GREG WILPERT Now, one of the aspects of your research is to compare between different actors on the world stage towards Palestinians, as you already mentioned. Now, the European Union has a different approach from the US, as you say, for example. And you mentioned in a recent interview with TRT that with the “deal of the century,” the European Union is taking a step back and is not offering any funding for this project, while the US is instead counting on Gulf states to be the main funders. Now, considering the different perspectives of the EU and the Gulf States, how do you think this will affect the form that aid will take towards the Palestinians?
JEREMY WILDEMAN Yeah. It’s really interesting. We don’t know for sure how the EU will land on this. In the end, the EU usually goes with what the United States wants in the Middle East. There is, [sighs] there is a lack of comfort necessarily now with how the US has been operating in the region in the last decade, but it could be that in the end, the EU will follow the US. For now, from what we’ve seen, it appears as if the EU would be a minority donor. Or, they might just keep funding projects as they’ve been funding since 1993— investing in education, in institutions, in the things that Palestinians need for their daily life, so their society does not collapse. With the Gulf taking over, it’s a much different type of donor. They’re going to be playing more of a realpolitik, so they want the Palestinian territories to be in a good enough situation that there’s some quiet there, that we don’t necessarily see another intifada, and one of the reasons is that they are looking at a larger confrontation with Iran— and in that case, the US and Israel in some way are their ally.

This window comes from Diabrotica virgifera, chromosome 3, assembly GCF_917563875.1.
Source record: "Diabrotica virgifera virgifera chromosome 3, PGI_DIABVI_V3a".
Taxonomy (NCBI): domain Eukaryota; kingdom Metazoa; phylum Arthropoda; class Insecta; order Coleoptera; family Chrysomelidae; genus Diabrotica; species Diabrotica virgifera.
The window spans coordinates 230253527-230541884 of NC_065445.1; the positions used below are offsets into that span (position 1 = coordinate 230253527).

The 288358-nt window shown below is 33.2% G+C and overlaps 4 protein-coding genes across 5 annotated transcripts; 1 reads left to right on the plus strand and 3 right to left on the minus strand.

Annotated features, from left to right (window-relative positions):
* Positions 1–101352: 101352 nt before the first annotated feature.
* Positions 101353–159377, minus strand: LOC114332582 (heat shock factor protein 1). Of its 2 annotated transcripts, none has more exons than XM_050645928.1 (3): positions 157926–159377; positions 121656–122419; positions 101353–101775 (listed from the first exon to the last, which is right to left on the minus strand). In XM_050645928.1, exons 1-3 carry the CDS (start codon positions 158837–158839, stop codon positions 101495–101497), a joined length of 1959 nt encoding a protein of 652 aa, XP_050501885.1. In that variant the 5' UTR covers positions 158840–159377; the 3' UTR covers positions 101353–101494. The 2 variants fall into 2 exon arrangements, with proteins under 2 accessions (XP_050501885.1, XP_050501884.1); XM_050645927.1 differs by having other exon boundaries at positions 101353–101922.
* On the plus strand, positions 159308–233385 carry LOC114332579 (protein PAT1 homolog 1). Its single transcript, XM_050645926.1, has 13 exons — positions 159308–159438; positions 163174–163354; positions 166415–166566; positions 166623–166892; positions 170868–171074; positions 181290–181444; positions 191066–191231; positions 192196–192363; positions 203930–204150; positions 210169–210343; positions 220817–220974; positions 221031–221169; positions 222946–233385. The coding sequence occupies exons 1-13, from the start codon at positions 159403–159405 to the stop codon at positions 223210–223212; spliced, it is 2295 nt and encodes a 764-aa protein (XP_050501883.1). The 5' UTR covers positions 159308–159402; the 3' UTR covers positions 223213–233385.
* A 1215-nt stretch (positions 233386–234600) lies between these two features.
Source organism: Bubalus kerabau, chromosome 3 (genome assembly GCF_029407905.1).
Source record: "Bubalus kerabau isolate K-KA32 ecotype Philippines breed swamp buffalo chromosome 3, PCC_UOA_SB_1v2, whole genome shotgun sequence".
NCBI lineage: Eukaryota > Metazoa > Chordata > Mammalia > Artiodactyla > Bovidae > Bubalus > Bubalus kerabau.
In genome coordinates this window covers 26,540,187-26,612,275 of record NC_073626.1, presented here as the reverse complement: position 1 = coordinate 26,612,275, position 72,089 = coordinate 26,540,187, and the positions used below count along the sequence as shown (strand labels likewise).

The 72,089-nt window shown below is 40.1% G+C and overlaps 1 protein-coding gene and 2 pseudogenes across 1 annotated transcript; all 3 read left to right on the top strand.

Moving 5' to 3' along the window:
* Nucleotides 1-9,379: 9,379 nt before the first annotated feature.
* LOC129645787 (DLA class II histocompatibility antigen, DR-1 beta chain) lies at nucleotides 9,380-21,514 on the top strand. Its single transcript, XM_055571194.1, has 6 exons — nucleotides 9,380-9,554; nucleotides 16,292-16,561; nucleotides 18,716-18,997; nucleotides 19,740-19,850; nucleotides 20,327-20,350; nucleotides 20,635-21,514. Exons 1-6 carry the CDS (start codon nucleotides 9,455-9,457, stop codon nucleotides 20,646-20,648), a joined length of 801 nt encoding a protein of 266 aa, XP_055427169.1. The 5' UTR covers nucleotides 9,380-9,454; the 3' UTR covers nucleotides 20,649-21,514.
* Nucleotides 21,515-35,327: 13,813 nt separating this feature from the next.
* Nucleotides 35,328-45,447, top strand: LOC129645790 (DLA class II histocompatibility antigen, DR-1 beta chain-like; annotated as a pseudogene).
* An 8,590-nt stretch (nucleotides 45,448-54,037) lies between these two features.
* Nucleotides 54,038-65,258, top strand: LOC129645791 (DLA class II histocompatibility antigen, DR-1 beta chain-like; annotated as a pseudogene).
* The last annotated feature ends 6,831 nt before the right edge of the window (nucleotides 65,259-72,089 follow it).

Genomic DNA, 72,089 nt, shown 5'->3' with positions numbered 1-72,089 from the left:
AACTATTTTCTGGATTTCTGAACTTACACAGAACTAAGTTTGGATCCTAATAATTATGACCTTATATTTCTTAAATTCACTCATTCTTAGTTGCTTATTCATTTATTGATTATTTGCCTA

GREG WILPERT So, but what kind difference does it make concretely on the ground for the form that the aid takes?